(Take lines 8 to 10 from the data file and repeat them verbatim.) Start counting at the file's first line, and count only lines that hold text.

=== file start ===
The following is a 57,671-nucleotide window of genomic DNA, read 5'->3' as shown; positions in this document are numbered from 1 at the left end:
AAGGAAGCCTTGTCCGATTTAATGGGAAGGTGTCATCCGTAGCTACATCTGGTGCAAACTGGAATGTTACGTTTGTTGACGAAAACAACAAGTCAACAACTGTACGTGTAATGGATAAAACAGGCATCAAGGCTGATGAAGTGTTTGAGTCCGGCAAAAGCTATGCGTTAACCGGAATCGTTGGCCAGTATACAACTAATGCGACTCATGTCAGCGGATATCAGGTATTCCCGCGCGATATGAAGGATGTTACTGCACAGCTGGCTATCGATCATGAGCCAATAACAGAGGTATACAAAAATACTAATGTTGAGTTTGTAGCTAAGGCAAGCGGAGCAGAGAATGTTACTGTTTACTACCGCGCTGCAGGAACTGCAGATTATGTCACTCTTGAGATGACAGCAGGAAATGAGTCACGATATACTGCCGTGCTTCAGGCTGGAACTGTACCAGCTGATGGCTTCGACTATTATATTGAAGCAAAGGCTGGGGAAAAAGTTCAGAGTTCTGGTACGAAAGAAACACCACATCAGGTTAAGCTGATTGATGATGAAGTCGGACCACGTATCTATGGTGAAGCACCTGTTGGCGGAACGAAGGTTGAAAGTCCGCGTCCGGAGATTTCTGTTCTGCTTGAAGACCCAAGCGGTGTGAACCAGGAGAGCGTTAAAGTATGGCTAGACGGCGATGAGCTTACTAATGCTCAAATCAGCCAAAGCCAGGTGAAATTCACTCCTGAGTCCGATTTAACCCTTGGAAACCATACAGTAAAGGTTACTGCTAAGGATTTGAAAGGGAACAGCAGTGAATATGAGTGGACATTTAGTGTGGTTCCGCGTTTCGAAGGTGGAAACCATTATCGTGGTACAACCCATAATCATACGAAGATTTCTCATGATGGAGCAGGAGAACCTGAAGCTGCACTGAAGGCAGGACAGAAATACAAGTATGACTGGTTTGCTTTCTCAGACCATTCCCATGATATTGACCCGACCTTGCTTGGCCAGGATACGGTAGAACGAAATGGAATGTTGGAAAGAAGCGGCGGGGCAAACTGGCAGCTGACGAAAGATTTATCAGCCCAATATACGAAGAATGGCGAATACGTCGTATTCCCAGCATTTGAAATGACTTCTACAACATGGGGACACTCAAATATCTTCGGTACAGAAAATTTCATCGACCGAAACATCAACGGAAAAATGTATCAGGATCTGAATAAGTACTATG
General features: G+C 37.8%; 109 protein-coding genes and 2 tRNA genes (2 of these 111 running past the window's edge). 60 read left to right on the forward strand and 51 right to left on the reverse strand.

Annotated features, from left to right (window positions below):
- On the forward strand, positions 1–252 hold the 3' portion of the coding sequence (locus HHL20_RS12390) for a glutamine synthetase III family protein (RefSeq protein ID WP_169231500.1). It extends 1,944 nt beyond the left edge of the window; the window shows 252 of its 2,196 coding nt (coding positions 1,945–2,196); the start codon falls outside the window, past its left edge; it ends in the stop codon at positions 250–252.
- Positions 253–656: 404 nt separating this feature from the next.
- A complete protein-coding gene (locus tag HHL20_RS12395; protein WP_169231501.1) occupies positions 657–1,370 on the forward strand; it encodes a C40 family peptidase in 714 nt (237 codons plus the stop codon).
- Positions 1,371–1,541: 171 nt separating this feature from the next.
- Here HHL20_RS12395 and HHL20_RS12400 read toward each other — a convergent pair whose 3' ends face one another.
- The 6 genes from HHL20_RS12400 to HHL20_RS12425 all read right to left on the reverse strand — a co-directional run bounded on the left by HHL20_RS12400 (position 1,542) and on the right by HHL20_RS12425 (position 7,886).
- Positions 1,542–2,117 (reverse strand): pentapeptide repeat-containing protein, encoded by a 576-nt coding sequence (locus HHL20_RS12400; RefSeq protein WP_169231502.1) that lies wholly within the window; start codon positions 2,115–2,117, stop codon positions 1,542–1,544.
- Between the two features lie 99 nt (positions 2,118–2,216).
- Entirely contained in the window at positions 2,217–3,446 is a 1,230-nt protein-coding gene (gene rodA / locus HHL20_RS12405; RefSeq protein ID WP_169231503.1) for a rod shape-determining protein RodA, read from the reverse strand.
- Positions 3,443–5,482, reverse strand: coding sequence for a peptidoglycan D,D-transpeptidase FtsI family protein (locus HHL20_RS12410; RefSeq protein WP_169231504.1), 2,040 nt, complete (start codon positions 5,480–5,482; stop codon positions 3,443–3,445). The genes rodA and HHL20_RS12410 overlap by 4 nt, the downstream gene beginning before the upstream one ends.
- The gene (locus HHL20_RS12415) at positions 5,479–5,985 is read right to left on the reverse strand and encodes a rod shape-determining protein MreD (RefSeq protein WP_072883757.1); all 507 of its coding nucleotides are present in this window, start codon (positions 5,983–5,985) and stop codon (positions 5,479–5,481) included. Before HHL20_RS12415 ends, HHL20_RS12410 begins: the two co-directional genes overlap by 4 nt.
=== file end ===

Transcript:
- Positions 1,371–1,541: 171 nt separating this feature from the next.
- Here HHL20_RS12395 and HHL20_RS12400 read toward each other — a convergent pair whose 3' ends face one another.
- The 6 genes from HHL20_RS12400 to HHL20_RS12425 all read right to left on the reverse strand — a co-directional run bounded on the left by HHL20_RS12400 (position 1,542) and on the right by HHL20_RS12425 (position 7,886).